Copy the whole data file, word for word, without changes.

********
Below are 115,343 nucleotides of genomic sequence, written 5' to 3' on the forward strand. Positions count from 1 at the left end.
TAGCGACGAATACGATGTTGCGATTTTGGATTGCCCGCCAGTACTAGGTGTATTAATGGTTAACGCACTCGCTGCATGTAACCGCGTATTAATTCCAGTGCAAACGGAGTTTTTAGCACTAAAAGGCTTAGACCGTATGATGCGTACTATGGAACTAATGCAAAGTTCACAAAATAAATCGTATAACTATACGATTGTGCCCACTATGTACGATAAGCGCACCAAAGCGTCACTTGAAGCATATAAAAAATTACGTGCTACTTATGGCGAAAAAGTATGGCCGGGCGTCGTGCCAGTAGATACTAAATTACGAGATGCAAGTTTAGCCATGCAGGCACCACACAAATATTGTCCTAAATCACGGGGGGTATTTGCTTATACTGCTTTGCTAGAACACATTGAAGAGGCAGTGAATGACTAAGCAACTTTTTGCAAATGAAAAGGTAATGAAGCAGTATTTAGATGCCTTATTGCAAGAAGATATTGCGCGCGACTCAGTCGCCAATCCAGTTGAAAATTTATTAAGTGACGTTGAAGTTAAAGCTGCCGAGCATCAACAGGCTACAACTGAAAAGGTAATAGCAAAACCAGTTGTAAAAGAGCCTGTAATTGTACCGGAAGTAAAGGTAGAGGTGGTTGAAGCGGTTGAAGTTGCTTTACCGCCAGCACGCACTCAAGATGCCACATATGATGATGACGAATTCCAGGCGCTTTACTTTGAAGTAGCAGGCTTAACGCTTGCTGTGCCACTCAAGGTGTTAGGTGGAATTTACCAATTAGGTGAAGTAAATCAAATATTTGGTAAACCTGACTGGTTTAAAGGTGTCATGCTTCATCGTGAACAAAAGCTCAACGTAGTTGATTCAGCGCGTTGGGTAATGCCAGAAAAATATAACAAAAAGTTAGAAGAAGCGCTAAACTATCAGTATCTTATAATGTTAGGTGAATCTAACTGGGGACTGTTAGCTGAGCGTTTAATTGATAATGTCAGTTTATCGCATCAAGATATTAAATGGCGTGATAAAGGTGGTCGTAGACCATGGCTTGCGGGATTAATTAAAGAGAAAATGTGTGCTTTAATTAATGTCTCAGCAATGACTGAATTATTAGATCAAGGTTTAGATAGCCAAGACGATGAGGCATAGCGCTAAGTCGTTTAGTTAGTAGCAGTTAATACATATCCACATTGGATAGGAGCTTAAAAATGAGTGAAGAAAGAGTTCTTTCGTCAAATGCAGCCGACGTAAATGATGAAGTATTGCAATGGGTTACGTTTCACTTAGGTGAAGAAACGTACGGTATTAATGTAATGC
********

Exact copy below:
Below are 115,343 nucleotides of genomic sequence, written 5' to 3' on the forward strand. Positions count from 1 at the left end.
TAGCGACGAATACGATGTTGCGATTTTGGATTGCCCGCCAGTACTAGGTGTATTAATGGTTAACGCACTCGCTGCATGTAACCGCGTATTAATTCCAGTGCAAACGGAGTTTTTAGCACTAAAAGGCTTAGACCGTATGATGCGTACTATGGAACTAATGCAAAGTTCACAAAATAAATCGTATAACTATACGATTGTGCCCACTATGTACGATAAGCGCACCAAAGCGTCACTTGAAGCATATAAAAAATTACGTGCTACTTATGGCGAAAAAGTATGGCCGGGCGTCGTGCCAGTAGATACTAAATTACGAGATGCAAGTTTAGCCATGCAGGCACCACACAAATATTGTCCTAAATCACGGGGGGTATTTGCTTATACTGCTTTGCTAGAACACATTGAAGAGGCAGTGAATGACTAAGCAACTTTTTGCAAATGAAAAGGTAATGAAGCAGTATTTAGATGCCTTATTGCAAGAAGATATTGCGCGCGACTCAGTCGCCAATCCAGTTGAAAATTTATTAAGTGACGTTGAAGTTAAAGCTGCCGAGCATCAACAGGCTACAACTGAAAAGGTAATAGCAAAACCAGTTGTAAAAGAGCCTGTAATTGTACCGGAAGTAAAGGTAGAGGTGGTTGAAGCGGTTGAAGTTGCTTTACCGCCAGCACGCACTCAAGATGCCACATATGATGATGACGAATTCCAGGCGCTTTACTTTGAAGTAGCAGGCTTAACGCTTGCTGTGCCACTCAAGGTGTTAGGTGGAATTTACCAATTAGGTGAAGTAAATCAAATATTTGGTAAACCTGACTGGTTTAAAGGTGTCATGCTTCATCGTGAACAAAAGCTCAACGTAGTTGATTCAGCGCGTTGGGTAATGCCAGAAAAATATAACAAAAAGTTAGAAGAAGCGCTAAACTATCAGTATCTTATAATGTTAGGTGAATCTAACTGGGGACTGTTAGCTGAGCGTTTAATTGATAATGTCAGTTTATCGCATCAAGATATTAAATGGCGTGATAAAGGTGGTCGTAGACCATGGCTTGCGGGATTAATTAAAGAGAAAATGTGTGCTTTAATTAATGTCTCAGCAATGACTGAATTATTAGATCAAGGTTTAGATAGCCAAGACGATGAGGCATAGCGCTAAGTCGTTTAGTTAGTAGCAGTTAATACATATCCACATTGGATAGGAGCTTAAAAATGAGTGAAGAAAGAGTTCTTTCGTCAAATGCAGCCGACGTAAATGATGAAGTATTGCAATGGGTTACGTTTCACTTAGGTGAAGAAACGTACGGTATTAATGTAATGC